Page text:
What About Angles?

I shot tonight's example images with my AF 60mm Micro-Nikkor, a lens I own because it came with a camera I bought on Ebay. Despite its accidental service, I find that it is an extraordinarily capable macro lens.
I shot tonight’s example images with my AF 60mm Micro-Nikkor, a lens I own because it came with a camera I bought on Ebay. Despite its accidental service, I find that it is an extraordinarily capable macro lens.

There’s a lot of talk, usually to, rather than among, photographers, about angle. People on the street tell me they “loved the angle you got” in a photo on the sport page, or they’ll see me working and say, “trying to get just the right angle, huh?”

Honestly, the whole angle thing is made up by television. We photographers don’t ever use the word “angle” in our work, mostly because we don’t need to use it. Instead of thinking about an angle (15º, 37º, 55º, what?), real photographers decide where to be and move there much more organically, even instinctively. Instead of thinking “I need to shoot this from a high angle,” we just climb on something. Instead of thinking “I should move 30º to the left,” we just move and watch until the image comes together.

But with everything creative and artistic, there are exceptions, and the most important exception about angle in photography is in lighting. Sometimes the slightest change in the angle of the light, either by moving the light or moving the camera, can change the entire character of an image.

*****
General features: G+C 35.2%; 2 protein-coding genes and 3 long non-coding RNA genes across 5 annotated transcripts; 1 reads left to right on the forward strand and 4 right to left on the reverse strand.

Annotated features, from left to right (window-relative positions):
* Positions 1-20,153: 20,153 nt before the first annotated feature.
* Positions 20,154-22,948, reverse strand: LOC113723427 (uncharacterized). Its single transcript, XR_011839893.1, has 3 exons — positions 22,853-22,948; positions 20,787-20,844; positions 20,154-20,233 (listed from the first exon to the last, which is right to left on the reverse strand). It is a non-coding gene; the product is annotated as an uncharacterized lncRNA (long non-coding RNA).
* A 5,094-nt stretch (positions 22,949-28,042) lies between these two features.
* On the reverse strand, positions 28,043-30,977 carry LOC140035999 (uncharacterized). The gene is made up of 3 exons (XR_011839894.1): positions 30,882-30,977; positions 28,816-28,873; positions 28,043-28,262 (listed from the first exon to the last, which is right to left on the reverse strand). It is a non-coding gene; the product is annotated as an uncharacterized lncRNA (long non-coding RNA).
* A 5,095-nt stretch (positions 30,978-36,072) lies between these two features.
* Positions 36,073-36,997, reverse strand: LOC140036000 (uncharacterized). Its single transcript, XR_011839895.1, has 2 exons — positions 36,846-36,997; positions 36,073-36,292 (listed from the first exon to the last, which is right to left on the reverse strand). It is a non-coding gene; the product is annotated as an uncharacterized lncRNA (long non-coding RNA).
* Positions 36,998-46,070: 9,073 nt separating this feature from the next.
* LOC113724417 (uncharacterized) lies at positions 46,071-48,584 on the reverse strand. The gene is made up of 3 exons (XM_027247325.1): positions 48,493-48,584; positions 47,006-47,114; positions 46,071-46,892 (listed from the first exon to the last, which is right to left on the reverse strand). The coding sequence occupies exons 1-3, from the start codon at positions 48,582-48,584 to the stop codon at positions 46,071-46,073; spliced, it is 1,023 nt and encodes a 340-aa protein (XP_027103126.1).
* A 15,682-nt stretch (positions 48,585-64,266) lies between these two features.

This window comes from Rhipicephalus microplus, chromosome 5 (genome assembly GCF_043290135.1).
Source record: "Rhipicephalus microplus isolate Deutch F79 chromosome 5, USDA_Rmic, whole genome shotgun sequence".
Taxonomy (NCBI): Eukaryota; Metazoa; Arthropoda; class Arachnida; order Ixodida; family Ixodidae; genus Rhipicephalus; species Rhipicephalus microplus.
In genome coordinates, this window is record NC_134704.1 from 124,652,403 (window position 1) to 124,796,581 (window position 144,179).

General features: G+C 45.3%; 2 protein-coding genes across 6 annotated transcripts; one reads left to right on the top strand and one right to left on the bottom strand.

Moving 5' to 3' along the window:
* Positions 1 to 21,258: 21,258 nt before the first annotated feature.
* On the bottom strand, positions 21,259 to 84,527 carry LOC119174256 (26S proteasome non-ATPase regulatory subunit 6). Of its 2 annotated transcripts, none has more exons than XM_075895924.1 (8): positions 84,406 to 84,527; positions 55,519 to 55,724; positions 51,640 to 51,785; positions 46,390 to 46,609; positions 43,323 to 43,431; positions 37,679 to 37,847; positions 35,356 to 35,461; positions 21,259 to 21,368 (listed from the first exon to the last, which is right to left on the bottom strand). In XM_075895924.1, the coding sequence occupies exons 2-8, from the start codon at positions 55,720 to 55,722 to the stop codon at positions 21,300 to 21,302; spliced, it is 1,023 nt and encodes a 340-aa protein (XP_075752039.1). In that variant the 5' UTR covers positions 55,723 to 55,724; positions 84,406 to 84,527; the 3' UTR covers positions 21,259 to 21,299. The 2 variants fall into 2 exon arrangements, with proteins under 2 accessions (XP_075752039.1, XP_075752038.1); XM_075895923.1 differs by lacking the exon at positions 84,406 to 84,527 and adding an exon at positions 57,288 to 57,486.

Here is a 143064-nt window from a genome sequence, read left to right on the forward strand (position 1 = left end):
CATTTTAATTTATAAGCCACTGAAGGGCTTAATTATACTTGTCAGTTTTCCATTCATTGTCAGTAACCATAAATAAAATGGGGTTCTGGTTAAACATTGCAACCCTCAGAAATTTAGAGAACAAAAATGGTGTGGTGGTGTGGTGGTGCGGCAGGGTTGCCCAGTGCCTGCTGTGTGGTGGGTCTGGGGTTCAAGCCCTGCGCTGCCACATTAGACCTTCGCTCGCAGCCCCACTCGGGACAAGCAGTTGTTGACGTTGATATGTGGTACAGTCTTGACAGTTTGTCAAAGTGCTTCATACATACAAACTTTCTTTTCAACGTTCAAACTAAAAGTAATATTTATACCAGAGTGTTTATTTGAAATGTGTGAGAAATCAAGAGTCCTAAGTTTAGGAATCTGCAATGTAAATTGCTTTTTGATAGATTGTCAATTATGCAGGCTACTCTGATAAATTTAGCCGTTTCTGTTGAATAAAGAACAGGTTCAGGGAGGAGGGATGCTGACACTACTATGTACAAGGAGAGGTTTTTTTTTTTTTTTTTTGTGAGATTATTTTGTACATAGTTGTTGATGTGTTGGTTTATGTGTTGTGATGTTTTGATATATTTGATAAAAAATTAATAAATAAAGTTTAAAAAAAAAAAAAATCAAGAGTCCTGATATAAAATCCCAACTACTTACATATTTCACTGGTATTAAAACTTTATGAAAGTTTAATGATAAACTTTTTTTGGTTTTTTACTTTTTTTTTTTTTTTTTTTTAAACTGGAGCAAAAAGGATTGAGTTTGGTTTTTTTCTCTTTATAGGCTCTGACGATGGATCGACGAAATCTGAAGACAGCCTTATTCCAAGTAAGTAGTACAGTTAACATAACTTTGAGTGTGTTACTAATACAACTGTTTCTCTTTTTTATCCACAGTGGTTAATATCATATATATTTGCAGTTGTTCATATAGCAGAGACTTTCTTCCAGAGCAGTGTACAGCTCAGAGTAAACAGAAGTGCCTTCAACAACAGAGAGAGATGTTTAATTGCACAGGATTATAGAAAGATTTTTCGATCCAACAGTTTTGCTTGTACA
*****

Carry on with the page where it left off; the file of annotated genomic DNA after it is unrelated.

Consider then, the next two images, which I made after changing a small 12-volt light bulb and finding the burned out bulb visually interesting.

Both images are made at the same exposure, with the same lens, and without moving the lights. The only change was movement slightly down as I searched for exactly what I wanted, but as you can see, it didn’t change the composition much, but it did change the light, both in the subject, and in what was illuminated in the background.

This was my first shot at the broken bulb, lit with three flash units, two behind and one into a reflector over my right shoulder. I was very pleased with the result.
This was my first shot at the broken bulb, lit with three flash units, two behind and one into a reflector over my right shoulder. I was very pleased with the result.
The next frame I made was shot with the same lights, lens, and exposure; the only thing that changed was that I moved down a few inches to get a better view of the filament. As you can see, it brought a brighter background into the frame, and the character of the image is quite different than my first try.
The next frame I made was shot with the same lights, lens, and exposure; the only thing that changed was that I moved down a few inches to get a better view of the filament. As you can see, it brought a brighter background into the frame, and the character of the image is quite different than my first try.
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2 Comments

  1. You’re right, I never think in terms of “angles,” either. Composition, yes, but never “angles.” We move our camera in response to the light, rarely for any other reason. Everything else sort of takes care of itself. But “finding the right angle” never, ever crosses my mind when taking a picture.

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  2. I think I generally use the term “perspective” where others say “angle”. By that I mean the same thing, I think. But no, I’m not thinking in terms of geometry (though sometimes it helps to know geometry when working with off-camera flash); I’m thinking in terms of outcome — results. How will the result be different if I raise the camera, or lower it, or move my light sources?

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